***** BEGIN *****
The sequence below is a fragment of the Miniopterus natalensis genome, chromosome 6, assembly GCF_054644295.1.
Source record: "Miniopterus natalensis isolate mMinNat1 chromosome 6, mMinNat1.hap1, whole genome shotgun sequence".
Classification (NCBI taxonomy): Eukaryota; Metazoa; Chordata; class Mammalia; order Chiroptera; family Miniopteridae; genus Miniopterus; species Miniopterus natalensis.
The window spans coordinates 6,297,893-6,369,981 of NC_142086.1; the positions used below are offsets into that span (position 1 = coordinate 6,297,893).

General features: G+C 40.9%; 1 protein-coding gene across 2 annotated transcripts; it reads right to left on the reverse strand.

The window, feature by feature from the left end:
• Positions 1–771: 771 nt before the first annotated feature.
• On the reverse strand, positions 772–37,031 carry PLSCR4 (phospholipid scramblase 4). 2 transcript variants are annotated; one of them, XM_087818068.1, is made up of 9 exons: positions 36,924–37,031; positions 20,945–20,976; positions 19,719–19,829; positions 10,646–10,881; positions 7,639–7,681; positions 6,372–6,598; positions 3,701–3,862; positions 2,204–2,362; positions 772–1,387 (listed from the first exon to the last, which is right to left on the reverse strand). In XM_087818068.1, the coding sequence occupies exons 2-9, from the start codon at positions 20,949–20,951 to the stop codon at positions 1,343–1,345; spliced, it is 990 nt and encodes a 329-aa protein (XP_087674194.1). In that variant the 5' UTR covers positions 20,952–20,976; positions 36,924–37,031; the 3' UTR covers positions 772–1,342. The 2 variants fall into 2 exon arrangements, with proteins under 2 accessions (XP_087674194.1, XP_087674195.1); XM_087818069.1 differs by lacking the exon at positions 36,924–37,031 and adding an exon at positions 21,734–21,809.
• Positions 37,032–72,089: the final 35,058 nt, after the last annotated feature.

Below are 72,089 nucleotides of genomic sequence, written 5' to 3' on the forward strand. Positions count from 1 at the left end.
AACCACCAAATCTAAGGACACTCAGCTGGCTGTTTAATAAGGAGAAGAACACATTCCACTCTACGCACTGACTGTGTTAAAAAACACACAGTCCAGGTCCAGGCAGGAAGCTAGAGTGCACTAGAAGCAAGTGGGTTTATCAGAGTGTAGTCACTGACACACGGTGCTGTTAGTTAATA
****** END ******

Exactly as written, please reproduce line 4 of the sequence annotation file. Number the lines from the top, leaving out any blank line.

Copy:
The window spans coordinates 6,297,893-6,369,981 of NC_142086.1; the positions used below are offsets into that span (position 1 = coordinate 6,297,893).